When you hear the name Jordan Peele these days, you instinctively think of his 2017 breakout hit “Get Out.”
Through impeccable directing and writing, Peele created a pop culture moment around a film that was able to be entertaining and thought-provoking. It was so good that the only real critique people had was that it really wasn’t that scary.
“Us” is Peele’s response to that critique, as he delivers an out-and-out horror film that is still able to make you think while it scares the pants off you.
In 1986, a young girl named Adelaide wandered into a hall of mirrors and encountered what seemed to be an evil version of herself. Never really convinced of what she had seen, the little girl turned mute and for years wasn’t able to express herself.
Now, 30 years later, Adelaide and her husband Gabe take their children, Zora and Jason, to that same beach where the incident happened. Adelaide tries to keep calm for her family, but the thought of that childhood moment keeps lingering in her mind.
Unfortunately, only a day into the vacation, that evil doppelgänger returns to get its revenge, and this time it has a family identical to Adelaide’s, all armed with scissors.
With his second directorial gig, Jordan Peele proves that “Get Out” was not a one-hit wonder and that he is a fully accomplished director. While still delivering the scares, he takes the home-invasion thriller genre and gives it a much larger scope.
This feat is accomplished through his expert use of camerawork, which is used to push the narrative as much as possible. A mixture of long takes and pan shots keep the story moving and give off a constant feeling of suspense. When opting for quicker shots during bursts of violence, Peele incorporates well-timed cuts that perfectly match the tone of the scene.
As noted in “Get Out,” Peele knows how to use music as a storytelling tool. That skill is put on full display here as he combines usual horror music with modern hits such as “I Got 5 on It” and NWA’s “F— Tha Police.” Every music choice here is just right and heightens the power of each scene.
Note: It is quite hard to critique certain story elements without revealing essential spoilers that would ruin the viewing experience. In service of this, I will be quite vague when it comes to specific details.
As a whole, “Us” is a bit of a step back for Peele.
His script is filled with questions referring to themes of classism in America and the duality of man. Little answers are given for these big questions, seemingly on purpose in an effort to let the imagination of the viewer run wild.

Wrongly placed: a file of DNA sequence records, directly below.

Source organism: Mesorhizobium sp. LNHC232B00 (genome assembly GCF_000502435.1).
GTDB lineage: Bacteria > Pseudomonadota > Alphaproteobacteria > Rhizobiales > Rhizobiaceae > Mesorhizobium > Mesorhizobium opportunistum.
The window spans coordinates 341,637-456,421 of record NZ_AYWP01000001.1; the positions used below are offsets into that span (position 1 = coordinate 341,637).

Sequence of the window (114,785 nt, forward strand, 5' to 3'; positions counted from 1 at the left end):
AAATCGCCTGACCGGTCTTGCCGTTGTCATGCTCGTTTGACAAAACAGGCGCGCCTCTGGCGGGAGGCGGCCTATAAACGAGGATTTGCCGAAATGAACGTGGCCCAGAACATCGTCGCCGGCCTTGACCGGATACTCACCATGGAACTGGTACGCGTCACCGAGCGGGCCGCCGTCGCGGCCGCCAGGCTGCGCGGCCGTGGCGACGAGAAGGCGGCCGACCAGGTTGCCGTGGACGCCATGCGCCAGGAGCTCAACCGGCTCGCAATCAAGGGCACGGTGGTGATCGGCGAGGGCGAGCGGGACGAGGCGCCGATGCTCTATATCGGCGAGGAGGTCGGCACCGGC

Unfortunately, while I do respect Peele’s honorable intent, I feel that he has set his sights too high and isn’t able to come full circle on his ideas.
A few plot holes pop up from time to time, most notably during the third act when Peele decides to dump exposition in one short sequence. Little payoff was given for important questions that had been building since the beginning, leaving me feeling unsatisfied.
Coupling this misstep with the ambiguous ending quickly makes the narrative lose its luster. Many questions I had came more from the film’s faults rather than its merits.
Lupita Nyong’o is absolutely perfect in her dual roles. Her performance as the conflicted heroine of Adelaide is top notch. Equally great, if not better, is her turn as the doppelgänger Red, where she is downright terrifying as she moves around the screen with menacing precision.
Winston Duke is great as Gabe, who offers some comedic relief from time to time. Duke ingeniously uses his physicality for both roles as he loafs around to make his human character seem like a teddy bear and stands tall and bulky for his fearful doppelgänger.
Both the child performances by Shahadi Wright Joseph and Evan Alex deserve applause. They don’t fall into the usual trap of overacting and are able to make the audience genuinely care for them.
The rest of the cast, consisting of Elisabeth Moss and Tim Heidecker, are fine in their own right but hold nothing compared to the main troupe.
While it could be considered as slightly inferior to his previous film, Peele’s “Us” is still leagues ahead of the usual movies that file under the horror genre.
Best seen going in as blind as possible, this film will have you captivated during its two-hour runtime, along with the subsequent days proceeding.